How lizards regenerate their tails: Researchers discover genetic 'recipe'
Arizona State University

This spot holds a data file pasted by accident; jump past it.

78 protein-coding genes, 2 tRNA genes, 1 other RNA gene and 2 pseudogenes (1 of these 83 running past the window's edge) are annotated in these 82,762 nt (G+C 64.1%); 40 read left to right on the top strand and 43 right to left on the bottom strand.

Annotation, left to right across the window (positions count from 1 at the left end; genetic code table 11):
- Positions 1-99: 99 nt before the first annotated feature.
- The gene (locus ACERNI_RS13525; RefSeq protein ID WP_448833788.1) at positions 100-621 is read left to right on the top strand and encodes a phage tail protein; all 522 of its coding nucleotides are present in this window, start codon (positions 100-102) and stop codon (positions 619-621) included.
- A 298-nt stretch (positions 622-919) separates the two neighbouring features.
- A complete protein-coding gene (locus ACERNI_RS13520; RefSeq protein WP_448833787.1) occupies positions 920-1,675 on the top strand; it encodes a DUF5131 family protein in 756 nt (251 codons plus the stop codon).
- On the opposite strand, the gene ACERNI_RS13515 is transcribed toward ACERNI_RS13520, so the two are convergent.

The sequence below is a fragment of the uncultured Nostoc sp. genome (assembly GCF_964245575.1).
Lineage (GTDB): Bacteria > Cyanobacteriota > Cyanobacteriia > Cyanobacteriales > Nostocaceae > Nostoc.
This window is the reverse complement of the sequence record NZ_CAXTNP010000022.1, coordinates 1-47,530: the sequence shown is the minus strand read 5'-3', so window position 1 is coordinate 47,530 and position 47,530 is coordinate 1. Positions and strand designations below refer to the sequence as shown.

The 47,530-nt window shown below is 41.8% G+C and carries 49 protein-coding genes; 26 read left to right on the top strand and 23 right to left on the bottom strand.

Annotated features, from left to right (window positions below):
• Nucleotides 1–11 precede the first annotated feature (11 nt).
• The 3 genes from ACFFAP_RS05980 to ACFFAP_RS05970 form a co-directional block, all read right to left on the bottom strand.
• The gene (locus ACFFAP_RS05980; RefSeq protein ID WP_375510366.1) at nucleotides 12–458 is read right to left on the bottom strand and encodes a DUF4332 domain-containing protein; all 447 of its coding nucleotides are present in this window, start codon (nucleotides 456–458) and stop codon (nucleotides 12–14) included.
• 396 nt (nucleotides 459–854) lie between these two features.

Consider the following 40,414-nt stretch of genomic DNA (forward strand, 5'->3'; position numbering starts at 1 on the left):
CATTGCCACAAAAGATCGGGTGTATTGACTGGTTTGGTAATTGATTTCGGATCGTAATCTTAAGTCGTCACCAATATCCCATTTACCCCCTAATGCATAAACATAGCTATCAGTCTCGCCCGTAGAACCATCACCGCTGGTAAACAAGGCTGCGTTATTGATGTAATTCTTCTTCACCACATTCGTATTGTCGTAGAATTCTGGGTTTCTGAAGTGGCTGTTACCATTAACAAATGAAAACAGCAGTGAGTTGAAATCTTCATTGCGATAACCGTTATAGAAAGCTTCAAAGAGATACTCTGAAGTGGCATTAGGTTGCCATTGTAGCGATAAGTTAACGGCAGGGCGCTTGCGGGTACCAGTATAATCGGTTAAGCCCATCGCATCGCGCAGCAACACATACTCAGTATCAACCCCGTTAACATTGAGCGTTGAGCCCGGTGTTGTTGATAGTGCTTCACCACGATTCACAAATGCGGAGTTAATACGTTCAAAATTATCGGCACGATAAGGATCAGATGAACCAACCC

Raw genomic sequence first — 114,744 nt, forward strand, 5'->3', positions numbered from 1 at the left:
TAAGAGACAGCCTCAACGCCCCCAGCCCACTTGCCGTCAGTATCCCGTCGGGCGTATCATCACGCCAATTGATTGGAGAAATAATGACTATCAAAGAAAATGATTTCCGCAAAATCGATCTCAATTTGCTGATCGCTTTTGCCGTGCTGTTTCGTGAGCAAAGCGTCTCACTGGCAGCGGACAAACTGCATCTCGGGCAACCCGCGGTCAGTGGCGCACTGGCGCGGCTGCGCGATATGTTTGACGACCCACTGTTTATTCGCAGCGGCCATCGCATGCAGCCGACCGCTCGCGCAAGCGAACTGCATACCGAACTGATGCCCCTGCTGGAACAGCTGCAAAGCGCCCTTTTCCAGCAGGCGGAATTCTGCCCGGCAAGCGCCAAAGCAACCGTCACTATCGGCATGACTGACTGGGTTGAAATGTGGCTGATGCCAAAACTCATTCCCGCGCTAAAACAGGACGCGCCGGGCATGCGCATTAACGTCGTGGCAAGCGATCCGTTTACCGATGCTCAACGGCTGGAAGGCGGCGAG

Researchers have discovered the genetic ‘recipe’ as to how this happens. Other animals, such as salamanders, frog tadpoles and fish, can also regenerate their tails, with growth mostly at the tip. Arizona State University researchers discovered that green anole lizards turn on at least 326 genes in specific regions of the regenerating tail, including genes involved in embryonic development, response to hormonal signals and wound healing. Just like in mice and humans, lizards have satellite cells that can grow and develop into skeletal muscle and other tissues. By following the genetic recipe for regeneration that is found in lizards, and then harnessing those same genes in human cells, it may be possible to regrow new cartilage, muscle or even spinal cord in the future.